The Next Generation of Event Apps Is Talking to Attendees

Author: David McMillin       

From March 10–19, attendees at South by Southwest 2017 kept someone named Abby very busy. She answered more than 56,000 questions about which sessions to attend, how to navigate the expo hall, where to find exceptional tacos, and a range of other topics. She was one of the festival’s most important voices, but none of the 16,000 attendees who interacted with her will ever actually meet her. She’s a bot.

Big brands like American Express, Whole Foods, and Taco Bell have been embracing bot assistants for enhanced customer service, but SXSW 2017 marked the first time that chat bots have joined the conversation — literally — in the business-events industry. Jeff Sinclair, cofounder and CEO of Eventbase, the event-app company that built Abby and designed the SXSW app, said that the launch pushes mobile apps past their standard function — replacing a printed guide — and creates a new range of opportunities for on-site engagement. “The app is now an indispensable and intelligent personal concierge that elevates the attendee experience,” Sinclair said

When I caught up with Sinclair, he discussed the in-depth work that goes into creating a bot for a complicated event like SXSW. The Eventbase team began building Abby in December, and while Sinclair doesn’t know the exact amount of time that they spent training her, it’s safe to say there were many, many hours involved. “We worked with the SXSW help desk to understand some of their most common requests,” Sinclair said. “We built Abby to be able to handle more than 56,000 unique questions.”

Using natural language processing, Abby delivered human-like responses to questions. “SXSW put out a challenge to us,” Sinclair said. “Can you make the bot so good that attendees prefer to ask Abby instead of conducting their own searches?”

The data shows that the more than 16,000 attendees who submitted questions to Abby increased their interactions with her as the festival continued. Interactions with Abby increased by approximately 20 percent each day, and the top 1,000 users submitted an average of 17 questions.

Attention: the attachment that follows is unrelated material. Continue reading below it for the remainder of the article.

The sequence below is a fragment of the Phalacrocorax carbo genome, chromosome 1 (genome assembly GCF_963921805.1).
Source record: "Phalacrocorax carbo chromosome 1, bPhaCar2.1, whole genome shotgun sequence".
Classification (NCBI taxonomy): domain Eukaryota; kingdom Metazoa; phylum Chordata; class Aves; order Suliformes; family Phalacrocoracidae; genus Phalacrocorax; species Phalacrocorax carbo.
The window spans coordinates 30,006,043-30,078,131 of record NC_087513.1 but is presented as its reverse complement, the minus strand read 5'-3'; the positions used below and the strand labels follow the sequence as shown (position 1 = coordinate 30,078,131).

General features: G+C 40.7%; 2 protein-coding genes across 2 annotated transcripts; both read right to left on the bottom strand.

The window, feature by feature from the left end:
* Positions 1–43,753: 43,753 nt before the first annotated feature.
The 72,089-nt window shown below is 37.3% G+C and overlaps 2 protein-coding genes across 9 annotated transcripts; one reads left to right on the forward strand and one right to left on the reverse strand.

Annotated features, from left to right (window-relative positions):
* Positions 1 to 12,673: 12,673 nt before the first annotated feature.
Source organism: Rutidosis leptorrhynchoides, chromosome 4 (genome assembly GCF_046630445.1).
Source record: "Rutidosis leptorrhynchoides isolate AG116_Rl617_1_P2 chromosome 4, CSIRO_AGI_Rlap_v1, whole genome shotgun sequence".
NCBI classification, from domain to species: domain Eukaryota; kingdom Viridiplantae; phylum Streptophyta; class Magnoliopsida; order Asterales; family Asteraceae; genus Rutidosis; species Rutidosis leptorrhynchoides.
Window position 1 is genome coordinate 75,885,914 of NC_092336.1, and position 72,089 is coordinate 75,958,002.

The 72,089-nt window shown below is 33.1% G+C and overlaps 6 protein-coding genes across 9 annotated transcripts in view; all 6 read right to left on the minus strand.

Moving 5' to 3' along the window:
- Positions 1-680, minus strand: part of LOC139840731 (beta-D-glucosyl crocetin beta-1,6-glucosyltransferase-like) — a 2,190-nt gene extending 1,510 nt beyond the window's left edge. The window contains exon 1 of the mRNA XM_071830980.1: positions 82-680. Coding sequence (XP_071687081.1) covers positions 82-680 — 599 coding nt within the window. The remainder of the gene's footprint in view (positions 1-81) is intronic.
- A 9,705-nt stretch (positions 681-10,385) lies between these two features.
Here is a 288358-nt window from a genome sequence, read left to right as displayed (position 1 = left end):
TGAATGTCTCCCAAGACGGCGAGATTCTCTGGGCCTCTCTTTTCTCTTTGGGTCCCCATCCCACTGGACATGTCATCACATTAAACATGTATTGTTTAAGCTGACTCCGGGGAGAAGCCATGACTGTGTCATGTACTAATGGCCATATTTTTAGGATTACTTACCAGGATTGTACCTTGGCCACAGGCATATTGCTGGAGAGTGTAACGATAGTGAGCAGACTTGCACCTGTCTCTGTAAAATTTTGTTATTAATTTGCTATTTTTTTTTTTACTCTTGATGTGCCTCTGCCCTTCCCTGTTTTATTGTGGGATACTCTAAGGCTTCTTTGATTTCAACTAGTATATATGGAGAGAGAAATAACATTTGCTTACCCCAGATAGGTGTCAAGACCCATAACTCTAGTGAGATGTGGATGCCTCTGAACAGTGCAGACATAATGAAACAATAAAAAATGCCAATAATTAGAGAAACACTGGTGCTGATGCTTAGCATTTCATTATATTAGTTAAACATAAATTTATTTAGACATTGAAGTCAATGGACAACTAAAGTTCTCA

Only the Beginning

While Sinclair is excited about the initial results, he’s looking forward to seeing how Abby can continue to develop. Just as a human learns more each day, Abby does, too. But her education is significantly accelerated. “It will be fascinating to watch the technology mature,” Sinclair said. “The speed with which Abby gets through grade school and high school and perhaps even earns a master’s degree will be faster than you think.”

SXSW attendees who were logged in while interacting with Abby — you didn’t have to enter credentials to use the bot — will have a head start on personalizing their 2018 experiences. Sinclair said that Abby will be able to build on their individual preferences and behaviors.

Other big names in the event space are exploring the possibilities of bots. Shortly after SXSW, Eventbase unveiled another bot as part of the app for IBM Interconnect 2017. While SXSW and IBM have the resources to invest in the emerging technology, Sinclair predicts that other organizations soon will be able to give their attendees virtual assistants, too.

“Right now, it’s at a price point that everyone won’t be able to afford, but in another year or so, I think the price point will come down,” Sinclair said. “Then, smaller events will be able to consider it, and the tools will offer the ability to do this in a more self-service fashion. We’re going to see a lot more evolution with bots in the event space.”

Interested in more insights from Eventbase’s Jeff Sinclair? Check out the March CMP series in Convene, which features his perspectives on how meetings can maximize the benefits of personalization.

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